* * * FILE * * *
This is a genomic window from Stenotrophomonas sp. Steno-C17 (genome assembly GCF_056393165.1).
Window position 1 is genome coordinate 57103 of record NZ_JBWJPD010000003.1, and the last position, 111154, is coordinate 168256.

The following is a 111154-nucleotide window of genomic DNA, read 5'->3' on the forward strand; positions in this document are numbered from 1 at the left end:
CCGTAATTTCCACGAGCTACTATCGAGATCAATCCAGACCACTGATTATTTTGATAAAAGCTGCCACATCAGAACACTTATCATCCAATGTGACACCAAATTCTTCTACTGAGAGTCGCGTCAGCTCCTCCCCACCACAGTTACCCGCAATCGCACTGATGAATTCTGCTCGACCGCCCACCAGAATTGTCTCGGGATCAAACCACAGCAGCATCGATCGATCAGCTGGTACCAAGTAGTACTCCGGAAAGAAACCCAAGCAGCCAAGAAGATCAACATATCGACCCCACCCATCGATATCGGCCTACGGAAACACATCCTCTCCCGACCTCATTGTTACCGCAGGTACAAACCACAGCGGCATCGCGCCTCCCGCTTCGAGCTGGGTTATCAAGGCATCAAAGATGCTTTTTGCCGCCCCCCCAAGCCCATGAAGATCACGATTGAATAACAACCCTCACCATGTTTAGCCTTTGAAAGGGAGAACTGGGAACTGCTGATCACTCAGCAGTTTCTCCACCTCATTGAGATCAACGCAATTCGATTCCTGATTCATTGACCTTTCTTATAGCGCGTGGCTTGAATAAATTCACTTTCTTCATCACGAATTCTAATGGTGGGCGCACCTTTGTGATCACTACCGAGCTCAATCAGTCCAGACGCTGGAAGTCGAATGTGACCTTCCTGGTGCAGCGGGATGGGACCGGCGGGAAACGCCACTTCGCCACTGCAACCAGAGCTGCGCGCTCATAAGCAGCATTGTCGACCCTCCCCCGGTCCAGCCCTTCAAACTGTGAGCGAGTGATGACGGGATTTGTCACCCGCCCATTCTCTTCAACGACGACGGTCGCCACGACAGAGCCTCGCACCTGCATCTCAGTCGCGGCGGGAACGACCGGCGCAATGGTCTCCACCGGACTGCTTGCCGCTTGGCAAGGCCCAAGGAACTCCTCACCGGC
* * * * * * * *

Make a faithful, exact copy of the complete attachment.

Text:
This is a genomic window from Stenotrophomonas sp. Steno-C17 (genome assembly GCF_056393165.1).
Window position 1 is genome coordinate 57103 of record NZ_JBWJPD010000003.1, and the last position, 111154, is coordinate 168256.

The following is a 111154-nucleotide window of genomic DNA, read 5'->3' on the forward strand; positions in this document are numbered from 1 at the left end:
CCGTAATTTCCACGAGCTACTATCGAGATCAATCCAGACCACTGATTATTTTGATAAAAGCTGCCACATCAGAACACTTATCATCCAATGTGACACCAAATTCTTCTACTGAGAGTCGCGTCAGCTCCTCCCCACCACAGTTACCCGCAATCGCACTGATGAATTCTGCTCGACCGCCCACCAGAATTGTCTCGGGATCAAACCACAGCAGCATCGATCGATCAGCTGGTACCAAGTAGTACTCCGGAAAGAAACCCAAGCAGCCAAGAAGATCAACATATCGACCCCACCCATCGATATCGGCCTACGGAAACACATCCTCTCCCGACCTCATTGTTACCGCAGGTACAAACCACAGCGGCATCGCGCCTCCCGCTTCGAGCTGGGTTATCAAGGCATCAAAGATGCTTTTTGCCGCCCCCCCAAGCCCATGAAGATCACGATTGAATAACAACCCTCACCATGTTTAGCCTTTGAAAGGGAGAACTGGGAACTGCTGATCACTCAGCAGTTTCTCCACCTCATTGAGATCAACGCAATTCGATTCCTGATTCATTGACCTTTCTTATAGCGCGTGGCTTGAATAAATTCACTTTCTTCATCACGAATTCTAATGGTGGGCGCACCTTTGTGATCACTACCGAGCTCAATCAGTCCAGACGCTGGAAGTCGAATGTGACCTTCCTGGTGCAGCGGGATGGGACCGGCGGGAAACGCCACTTCGCCACTGCAACCAGAGCTGCGCGCTCATAAGCAGCATTGTCGACCCTCCCCCGGTCCAGCCCTTCAAACTGTGAGCGAGTGATGACGGGATTTGTCACCCGCCCATTCTCTTCAACGACGACGGTCGCCACGACAGAGCCTCGCACCTGCATCTCAGTCGCGGCGGGAACGACCGGCGCAATGGTCTCCACCGGACTGCTTGCCGCTTGGCAAGGCCCAAGGAACTCCTCACCGGC